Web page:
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Zimbabwe crisis at critical level, warns Zuma

  • Story Highlights
  • ANC leader Jacob Zuma says other nations must help resolve Zimbabwe crisis
  • Zimbabwe still waiting for release of the March 29 election results
  • Zuma says South Africa is only country which can help resolve the situation
  • And he backs South African President Thabo Mbeki to mediate in the matter
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LONDON, England (CNN) -- Zimbabwe's election crisis will "explode" if other nations fail to take action, the leader of South Africa's ruling party said Wednesday.

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ANC president Jacob Zuma has called on the international community to help solve Zimbabwe's election crisis.

Jacob Zuma, president of the African National Congress, said South Africa was the one country that could help Zimbabwe, and that its President Thabo Mbeki was the man to lead the effort.

"There is a crisis in Zimbabwe. We ought to stand up and do something about it," Zuma, who will be the ANC's presidential candidate at next year's South African elections, told CNN after meeting with British Prime Minister Gordon Brown in London.

"We need to do everything that we can in the process of influencing the situation in Zimbabwe for the better," he said. "How much that will take, I don't think I will be in a position to measure."

The results of Zimbabwe's March 29 elections have not yet been released, with the electoral commission expected to make an announcement this weekend.

The opposition party says Robert Mugabe's loyalists have been using violence and intimidation tactics against people who voted for challenger Morgan Tsvangirai, though officials in the President's camp deny those claims. Video See Zuma explain the need for international help. »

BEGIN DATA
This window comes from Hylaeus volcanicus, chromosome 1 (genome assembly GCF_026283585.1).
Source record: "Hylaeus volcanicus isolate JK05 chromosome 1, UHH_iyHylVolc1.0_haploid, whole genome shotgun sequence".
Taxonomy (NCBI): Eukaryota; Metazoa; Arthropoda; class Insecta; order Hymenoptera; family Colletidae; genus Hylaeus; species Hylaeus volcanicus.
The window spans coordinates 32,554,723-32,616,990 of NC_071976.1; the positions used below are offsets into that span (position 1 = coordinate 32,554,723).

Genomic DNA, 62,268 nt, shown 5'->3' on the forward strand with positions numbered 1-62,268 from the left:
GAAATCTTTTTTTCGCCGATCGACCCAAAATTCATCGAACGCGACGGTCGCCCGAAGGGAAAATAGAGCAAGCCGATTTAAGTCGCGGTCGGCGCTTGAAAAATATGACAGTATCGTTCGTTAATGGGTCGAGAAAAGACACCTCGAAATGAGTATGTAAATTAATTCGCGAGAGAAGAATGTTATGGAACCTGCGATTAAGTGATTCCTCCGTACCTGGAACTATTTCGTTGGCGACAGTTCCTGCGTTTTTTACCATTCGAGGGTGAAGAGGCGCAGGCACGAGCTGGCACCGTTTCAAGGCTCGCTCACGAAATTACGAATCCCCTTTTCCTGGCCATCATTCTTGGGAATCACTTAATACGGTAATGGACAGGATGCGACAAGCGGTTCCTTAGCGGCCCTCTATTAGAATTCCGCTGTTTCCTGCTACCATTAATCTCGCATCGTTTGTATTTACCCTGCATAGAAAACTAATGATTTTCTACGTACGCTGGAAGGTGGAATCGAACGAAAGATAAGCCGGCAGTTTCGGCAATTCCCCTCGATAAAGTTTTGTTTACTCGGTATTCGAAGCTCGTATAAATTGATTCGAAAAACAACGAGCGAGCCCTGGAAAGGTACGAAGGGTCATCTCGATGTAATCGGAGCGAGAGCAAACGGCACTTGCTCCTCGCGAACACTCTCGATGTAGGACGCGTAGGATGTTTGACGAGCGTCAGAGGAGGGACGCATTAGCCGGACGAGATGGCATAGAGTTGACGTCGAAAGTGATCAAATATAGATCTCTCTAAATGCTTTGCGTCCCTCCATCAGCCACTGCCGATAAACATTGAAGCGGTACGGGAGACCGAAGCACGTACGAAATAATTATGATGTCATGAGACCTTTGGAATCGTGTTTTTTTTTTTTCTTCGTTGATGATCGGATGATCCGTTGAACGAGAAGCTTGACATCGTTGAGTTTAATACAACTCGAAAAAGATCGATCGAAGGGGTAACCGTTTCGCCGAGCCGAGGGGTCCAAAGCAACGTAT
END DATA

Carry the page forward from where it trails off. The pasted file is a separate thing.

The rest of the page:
"Definitely there is something wrong with those elections," Zuma told CNN. He noted the voting was peaceful amid a large turnout and said problems began after voters cast their ballots.

"I think the manner in which the electoral commission has acted has discredited itself, and therefore that is tantamount to sabotaging elections," Zuma said.

Video Watch Mugabe's party claim victory in the parliament recount, according to state media »

Zuma defended the "quiet diplomacy" of Mbeki, a fellow ANC member, and said negotiating with Zimbabwean officials instead of criticizing them was the decision of the entire South African government, not just its president.

Zuma also said he was "confident" that Mbeki should be leading regional mediation efforts because he knows the issues best.

What is clear, Zuma said, is that the world should not waste any more time.

"The tensions have been building," he said. "We cannot wait and fold our arms and just look at the situation, particularly because there are reports of some acts of violence, intimidation.

"What we are left with if we don't act is the situation in Zimbabwe exploding," he said.

Zuma said he was not sure what specifically should be done, though a first step should be a meeting between Mugabe and Tsvangirai and their parties, the Zanu-PF and the Movement for Democratic Change.

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Zuma, 65, became president of the ANC on December 18, 2007, after he defeated Mbeki -- who had been leader since 1999 -- in party elections.

He will run as the ANC's candidate in 2009 despite his pending trial on corruption and other charges, the South African Press Association reported. E-mail to a friend E-mail to a friend

All About Jacob ZumaThabo MbekiRobert MugabeZimbabweSouth Africa

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